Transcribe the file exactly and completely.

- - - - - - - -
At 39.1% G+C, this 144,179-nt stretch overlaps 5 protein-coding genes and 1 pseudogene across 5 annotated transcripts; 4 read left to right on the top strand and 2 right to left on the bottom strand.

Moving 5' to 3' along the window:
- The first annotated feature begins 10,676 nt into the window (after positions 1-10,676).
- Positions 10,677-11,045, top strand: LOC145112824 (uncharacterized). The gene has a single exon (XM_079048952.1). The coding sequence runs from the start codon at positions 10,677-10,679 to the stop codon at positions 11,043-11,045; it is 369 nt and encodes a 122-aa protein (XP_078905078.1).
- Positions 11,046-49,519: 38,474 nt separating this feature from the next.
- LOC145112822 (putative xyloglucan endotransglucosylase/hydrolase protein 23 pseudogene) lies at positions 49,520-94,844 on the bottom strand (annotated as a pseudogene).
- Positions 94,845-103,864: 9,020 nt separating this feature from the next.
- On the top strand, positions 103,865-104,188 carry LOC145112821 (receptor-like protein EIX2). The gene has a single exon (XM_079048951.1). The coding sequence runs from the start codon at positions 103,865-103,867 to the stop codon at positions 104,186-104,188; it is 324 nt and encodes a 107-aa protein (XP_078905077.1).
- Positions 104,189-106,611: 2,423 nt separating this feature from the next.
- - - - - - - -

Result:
At 39.1% G+C, this 144,179-nt stretch overlaps 5 protein-coding genes and 1 pseudogene across 5 annotated transcripts; 4 read left to right on the top strand and 2 right to left on the bottom strand.

Moving 5' to 3' along the window:
- The first annotated feature begins 10,676 nt into the window (after positions 1-10,676).
- Positions 10,677-11,045, top strand: LOC145112824 (uncharacterized). The gene has a single exon (XM_079048952.1). The coding sequence runs from the start codon at positions 10,677-10,679 to the stop codon at positions 11,043-11,045; it is 369 nt and encodes a 122-aa protein (XP_078905078.1).
- Positions 11,046-49,519: 38,474 nt separating this feature from the next.
- LOC145112822 (putative xyloglucan endotransglucosylase/hydrolase protein 23 pseudogene) lies at positions 49,520-94,844 on the bottom strand (annotated as a pseudogene).
- Positions 94,845-103,864: 9,020 nt separating this feature from the next.
- On the top strand, positions 103,865-104,188 carry LOC145112821 (receptor-like protein EIX2). The gene has a single exon (XM_079048951.1). The coding sequence runs from the start codon at positions 103,865-103,867 to the stop codon at positions 104,186-104,188; it is 324 nt and encodes a 107-aa protein (XP_078905077.1).
- Positions 104,189-106,611: 2,423 nt separating this feature from the next.